Another question posed to participants at the workshop. Even though the model method is visual, to make it even more accessible to students, sometimes, we have to use concrete manipulation.
The model method is a powerful way to visualise problems and relationships between quantities. However, it is always good to understand that no one method is superior (they are just different) and other methods may be more appropriate at times. There are also problems that are best solved using other methods: One such "infamous" problem is as follow: I have some sweets. If I give 6 sweets to each child in my class, I have 20 sweets left. If I give 7 sweets to each child in my class, I am short of 5 sweets. How many children do I have in the class? :) (A P3 question or there about)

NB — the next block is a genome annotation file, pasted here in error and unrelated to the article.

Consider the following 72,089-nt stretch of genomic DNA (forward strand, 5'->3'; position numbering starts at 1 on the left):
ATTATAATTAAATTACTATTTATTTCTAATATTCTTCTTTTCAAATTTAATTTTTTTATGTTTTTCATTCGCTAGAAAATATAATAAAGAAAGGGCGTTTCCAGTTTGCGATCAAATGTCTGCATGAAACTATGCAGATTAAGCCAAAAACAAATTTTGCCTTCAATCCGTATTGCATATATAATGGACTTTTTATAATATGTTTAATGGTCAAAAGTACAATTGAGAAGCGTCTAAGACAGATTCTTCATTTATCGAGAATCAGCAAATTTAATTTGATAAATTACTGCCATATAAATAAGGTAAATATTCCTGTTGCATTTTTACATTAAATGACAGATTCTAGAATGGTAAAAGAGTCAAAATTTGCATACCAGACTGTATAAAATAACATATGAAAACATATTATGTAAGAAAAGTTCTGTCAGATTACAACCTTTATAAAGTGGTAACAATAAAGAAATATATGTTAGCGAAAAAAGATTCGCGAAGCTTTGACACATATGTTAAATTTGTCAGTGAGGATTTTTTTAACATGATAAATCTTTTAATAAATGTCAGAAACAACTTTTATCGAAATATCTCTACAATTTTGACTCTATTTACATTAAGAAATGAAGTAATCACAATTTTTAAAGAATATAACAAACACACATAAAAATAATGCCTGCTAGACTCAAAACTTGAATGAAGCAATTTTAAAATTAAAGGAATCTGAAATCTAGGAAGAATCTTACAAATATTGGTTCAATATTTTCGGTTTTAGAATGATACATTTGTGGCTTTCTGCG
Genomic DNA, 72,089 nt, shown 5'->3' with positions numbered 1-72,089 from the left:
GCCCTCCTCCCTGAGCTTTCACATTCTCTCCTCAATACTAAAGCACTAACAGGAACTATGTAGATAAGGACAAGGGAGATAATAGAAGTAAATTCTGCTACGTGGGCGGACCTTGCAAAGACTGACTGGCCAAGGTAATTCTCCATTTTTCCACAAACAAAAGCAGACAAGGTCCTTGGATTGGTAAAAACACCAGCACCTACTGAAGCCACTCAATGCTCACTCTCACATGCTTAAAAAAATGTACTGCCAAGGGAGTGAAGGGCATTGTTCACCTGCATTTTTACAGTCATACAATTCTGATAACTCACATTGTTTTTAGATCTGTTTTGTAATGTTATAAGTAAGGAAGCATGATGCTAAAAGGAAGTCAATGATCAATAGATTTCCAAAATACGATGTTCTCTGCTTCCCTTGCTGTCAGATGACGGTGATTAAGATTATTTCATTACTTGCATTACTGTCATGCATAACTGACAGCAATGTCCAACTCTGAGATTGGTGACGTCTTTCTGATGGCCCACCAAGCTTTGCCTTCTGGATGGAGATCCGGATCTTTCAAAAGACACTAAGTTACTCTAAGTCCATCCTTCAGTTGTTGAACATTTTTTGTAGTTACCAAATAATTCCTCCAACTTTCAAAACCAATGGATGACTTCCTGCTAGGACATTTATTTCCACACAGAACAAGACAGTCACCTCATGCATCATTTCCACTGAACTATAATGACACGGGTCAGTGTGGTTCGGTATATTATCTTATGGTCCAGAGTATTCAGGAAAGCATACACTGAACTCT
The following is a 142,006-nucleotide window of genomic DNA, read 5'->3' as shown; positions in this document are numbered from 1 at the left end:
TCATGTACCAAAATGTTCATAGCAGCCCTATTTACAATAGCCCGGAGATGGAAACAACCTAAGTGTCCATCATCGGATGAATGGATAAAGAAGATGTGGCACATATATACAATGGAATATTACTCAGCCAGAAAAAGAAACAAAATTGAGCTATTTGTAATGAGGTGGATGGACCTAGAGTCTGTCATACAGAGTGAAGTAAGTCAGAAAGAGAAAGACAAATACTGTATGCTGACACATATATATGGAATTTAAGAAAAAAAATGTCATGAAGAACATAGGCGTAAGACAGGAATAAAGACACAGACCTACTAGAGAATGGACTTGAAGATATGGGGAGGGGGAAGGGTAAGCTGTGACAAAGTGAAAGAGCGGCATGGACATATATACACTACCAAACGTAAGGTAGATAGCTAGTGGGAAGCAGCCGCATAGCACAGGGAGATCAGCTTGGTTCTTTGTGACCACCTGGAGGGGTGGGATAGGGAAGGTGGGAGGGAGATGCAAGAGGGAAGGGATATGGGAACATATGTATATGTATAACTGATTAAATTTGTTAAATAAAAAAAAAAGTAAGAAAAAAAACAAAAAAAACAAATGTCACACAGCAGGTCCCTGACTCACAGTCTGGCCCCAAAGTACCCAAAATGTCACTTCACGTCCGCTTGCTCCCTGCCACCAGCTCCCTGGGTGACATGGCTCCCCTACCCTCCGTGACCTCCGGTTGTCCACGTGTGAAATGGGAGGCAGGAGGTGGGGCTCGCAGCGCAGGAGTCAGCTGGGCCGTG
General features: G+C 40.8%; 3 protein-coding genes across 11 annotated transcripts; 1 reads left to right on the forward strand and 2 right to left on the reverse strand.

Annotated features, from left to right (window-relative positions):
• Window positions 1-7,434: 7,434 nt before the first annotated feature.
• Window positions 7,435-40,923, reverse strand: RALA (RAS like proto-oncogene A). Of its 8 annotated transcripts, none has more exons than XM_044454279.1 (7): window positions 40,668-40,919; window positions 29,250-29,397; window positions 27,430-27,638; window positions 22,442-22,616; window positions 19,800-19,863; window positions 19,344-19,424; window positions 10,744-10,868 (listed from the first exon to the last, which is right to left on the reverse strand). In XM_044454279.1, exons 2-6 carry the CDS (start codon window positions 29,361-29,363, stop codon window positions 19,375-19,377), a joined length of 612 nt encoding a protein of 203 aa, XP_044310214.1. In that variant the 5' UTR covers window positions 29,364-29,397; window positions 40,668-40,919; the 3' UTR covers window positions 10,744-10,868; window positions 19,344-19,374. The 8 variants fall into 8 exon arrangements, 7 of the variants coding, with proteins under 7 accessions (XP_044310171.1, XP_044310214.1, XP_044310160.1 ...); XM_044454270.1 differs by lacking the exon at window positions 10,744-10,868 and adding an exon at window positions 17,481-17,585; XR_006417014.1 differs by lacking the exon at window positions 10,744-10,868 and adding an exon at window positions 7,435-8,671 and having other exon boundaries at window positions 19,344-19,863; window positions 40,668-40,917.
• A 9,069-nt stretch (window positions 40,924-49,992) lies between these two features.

One of the questions done at today's teacher training session in Brunei, organised by Marshall Cavendish Institute. It shows how simply and visually the model method can be used to solve the problem.
hiYM, how would u use maths model to answer this?There are three consecutive odd integers. Their sum is more than or equal to 10ll more than the next consecutive odd integer. What is the smallest possible FIRST integer?Letitia did ts in a test and she said using the model is VERY useful for this and she's thried of her Singaporean background. (Grade7 mid year, NY)Will wait till her test results come back and compare...
Sharing Singapore Math with another group of teachers in Brunei. Will be doing the model method with them on Monday. When the method is used with its original intent, it really helps the child in visualising the problem, enabling them to solve it with understanding.